SPRING HILL — In the wee hours of Black Friday, one would never know there was a recession.
Shivering shoppers camped outside many of their favorite stores between 3 and 4 a.m., from Old Navy to Office Depot.
Bargain hunters wrapped neatly around HHGregg in the Coastal Landing Shopping Center, clutching their wish lists, newspaper inserts and, for a lucky few, coffee brought from Dunkin' Donuts by a shopping buddy.
"I do this every year," said Frank Zuilkowski, wrapped in a light blue blanket as he waited to score a couple of bargain-priced TVs and a camera. "It's the only way to save money."
HHGregg, a relative newcomer to Hernando County, took over the empty Circuit City space earlier this year.
On Friday, the company was taking no chances on naughty shopper behavior. Staffers handed out "golden tickets" to guarantee items for shoppers, and to discourage running or stampeding when the doors opened.
"We're going to be extremely nice to you; please be nice to us," general manager Josh Parker told the crowd. "We have 45 people in the building to take care of everyone."
Cathy Miller had waited outside HHGregg with her husband and two sons since 7:50 p.m. the night before. They were first in line.
"We always say never again, and then next year we do it again," said Miller.
At 4 a.m., the doors at HHGregg were about to open. Parker said 250 people would be allowed inside.
"This isn't a mad dash," he said. "Stay safe. Make it home to your families."
Individuals in the crowd joked with one another about shoppers gone mad, but the tone amongst the group was genteel.
Inside, a cadre of pressed, bright-eyed sales associates greeted customers. By 4:04 a.m., the first group had paid and was happily on their way to other stores.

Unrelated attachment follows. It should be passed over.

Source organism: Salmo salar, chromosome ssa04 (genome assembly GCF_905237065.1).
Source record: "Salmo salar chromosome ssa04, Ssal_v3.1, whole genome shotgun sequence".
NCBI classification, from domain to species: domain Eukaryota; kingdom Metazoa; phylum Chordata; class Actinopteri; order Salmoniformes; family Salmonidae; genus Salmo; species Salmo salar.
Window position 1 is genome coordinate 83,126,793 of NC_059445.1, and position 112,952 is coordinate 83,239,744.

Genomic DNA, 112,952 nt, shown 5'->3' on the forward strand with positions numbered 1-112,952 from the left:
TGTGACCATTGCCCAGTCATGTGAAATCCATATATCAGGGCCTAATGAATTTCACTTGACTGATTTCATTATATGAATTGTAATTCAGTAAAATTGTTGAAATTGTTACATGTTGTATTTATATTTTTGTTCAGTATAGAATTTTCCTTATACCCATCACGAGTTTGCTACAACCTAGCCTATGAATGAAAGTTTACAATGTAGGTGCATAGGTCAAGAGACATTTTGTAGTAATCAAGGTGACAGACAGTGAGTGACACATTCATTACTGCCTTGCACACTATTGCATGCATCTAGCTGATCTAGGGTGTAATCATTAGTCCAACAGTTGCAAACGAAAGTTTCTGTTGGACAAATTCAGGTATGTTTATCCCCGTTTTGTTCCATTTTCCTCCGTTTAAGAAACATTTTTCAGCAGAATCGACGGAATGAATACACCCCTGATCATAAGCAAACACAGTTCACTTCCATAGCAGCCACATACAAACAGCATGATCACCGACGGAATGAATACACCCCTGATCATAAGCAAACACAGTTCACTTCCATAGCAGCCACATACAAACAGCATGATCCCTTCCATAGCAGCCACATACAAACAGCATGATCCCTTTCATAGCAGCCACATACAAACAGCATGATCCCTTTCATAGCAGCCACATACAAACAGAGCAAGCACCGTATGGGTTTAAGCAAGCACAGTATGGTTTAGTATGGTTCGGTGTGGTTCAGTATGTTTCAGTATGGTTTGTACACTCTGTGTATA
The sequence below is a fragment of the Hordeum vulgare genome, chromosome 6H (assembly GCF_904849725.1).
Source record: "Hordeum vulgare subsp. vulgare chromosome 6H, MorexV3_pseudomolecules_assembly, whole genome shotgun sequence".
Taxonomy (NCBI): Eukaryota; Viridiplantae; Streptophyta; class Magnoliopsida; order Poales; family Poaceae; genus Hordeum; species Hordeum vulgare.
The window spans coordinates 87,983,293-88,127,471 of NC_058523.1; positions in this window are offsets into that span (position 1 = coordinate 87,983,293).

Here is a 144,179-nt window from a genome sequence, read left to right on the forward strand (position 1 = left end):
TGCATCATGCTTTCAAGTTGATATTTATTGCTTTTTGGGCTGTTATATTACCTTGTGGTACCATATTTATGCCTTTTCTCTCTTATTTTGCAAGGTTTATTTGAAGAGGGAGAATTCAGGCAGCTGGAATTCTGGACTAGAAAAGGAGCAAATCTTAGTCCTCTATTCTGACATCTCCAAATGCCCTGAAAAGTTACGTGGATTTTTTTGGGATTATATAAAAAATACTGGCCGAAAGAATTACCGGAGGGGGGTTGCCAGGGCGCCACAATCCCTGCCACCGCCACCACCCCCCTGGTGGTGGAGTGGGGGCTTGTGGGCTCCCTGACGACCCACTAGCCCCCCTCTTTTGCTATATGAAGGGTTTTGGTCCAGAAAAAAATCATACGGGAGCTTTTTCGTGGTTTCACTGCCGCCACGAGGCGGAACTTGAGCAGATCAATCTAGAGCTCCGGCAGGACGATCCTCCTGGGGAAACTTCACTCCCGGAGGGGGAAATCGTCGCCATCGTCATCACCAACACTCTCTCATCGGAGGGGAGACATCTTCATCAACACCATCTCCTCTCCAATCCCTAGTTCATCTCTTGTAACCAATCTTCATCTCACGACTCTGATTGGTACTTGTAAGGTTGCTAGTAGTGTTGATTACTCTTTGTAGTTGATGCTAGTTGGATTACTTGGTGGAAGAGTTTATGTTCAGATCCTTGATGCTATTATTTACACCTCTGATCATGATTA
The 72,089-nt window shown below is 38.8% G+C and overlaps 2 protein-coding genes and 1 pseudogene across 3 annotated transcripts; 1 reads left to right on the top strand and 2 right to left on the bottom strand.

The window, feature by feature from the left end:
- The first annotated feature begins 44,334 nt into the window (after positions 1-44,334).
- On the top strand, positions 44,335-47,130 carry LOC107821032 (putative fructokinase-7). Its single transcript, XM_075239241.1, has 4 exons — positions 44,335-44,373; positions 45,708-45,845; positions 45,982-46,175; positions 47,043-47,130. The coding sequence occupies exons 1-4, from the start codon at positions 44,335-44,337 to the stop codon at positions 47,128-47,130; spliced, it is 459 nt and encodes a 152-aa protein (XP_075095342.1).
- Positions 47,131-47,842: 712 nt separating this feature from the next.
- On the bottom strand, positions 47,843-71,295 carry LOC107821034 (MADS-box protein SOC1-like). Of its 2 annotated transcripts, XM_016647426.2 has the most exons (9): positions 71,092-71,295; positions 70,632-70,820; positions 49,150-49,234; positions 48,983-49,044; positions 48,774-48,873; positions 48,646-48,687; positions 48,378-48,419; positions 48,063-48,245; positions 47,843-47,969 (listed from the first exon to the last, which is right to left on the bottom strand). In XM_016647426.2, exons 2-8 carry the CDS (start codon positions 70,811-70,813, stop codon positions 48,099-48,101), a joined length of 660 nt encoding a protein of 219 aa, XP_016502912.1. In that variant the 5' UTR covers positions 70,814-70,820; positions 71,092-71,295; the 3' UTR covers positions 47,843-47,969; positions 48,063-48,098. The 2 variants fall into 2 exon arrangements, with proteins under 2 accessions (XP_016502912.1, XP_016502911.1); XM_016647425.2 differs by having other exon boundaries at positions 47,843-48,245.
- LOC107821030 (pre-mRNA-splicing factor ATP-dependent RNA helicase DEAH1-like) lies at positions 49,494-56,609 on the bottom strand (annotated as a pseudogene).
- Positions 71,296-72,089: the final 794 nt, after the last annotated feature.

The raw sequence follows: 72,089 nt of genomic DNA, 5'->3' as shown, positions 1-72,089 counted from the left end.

By 4:15, the long line outside had become a series of long lines inside. The neatly stacked pyramid of compact DVD players quickly shrank as bargain hunters grabbed the $9.97 deal. The Garmin nuvi Portable GPS also flew off the shelves at $69.97.
Shoppers waited for up to 45 minutes to check out. Sales associates hovered, asked questions and even made small talk.
Parker said this was part of the plan.
"Folks need to see a smiling face," he said. "They've been waiting a long time."
The organization at HHGregg was no accident. Parker took a trip to the corporate office in Indianapolis a few weeks ago, where managers devised methods to get shoppers what they want in the most efficient way possible.
Kristin Quartararo and Jason Portano used the Thanksgiving ad inserts from the newspaper to help plan their day.
They were seeking a TV and DVD player, and decided to start at HHGregg. Afterward, they went to Walmart for advertised deals on DVDs, but left without purchasing anything.
"The lines were so long," said Portano. "It was crazy."
Both Chick-fil-A and Starbucks opened earlier Friday morning to meet customer demand.
"We're here to serve," said Chick-fil-A manager Bill Abitz, whose restaurant handed out free coffee to warm up cold shoppers while they waited outside.
Some couples strategized by cell phone.
Glenn Allen was standing outside HHGregg, and his wife was waiting at Walmart, where he would meet her next, as they talked. They were well experienced at snagging Black Friday bargains.
"It's a tradition," he said. "There's something sickeningly fun about it."
As store openings have crept earlier and earlier, shoppers have continued to come out, even braving the cold. For many, the tradition of bargain shopping goes hand-in-hand with Thanksgiving turkey.
"You think turkey, you think Black Friday," Allen said. "Eat the turkey, it puts you to sleep. You wake up, you shop."
Shary Lyssy Marshall can be reached at firstname.lastname@example.org.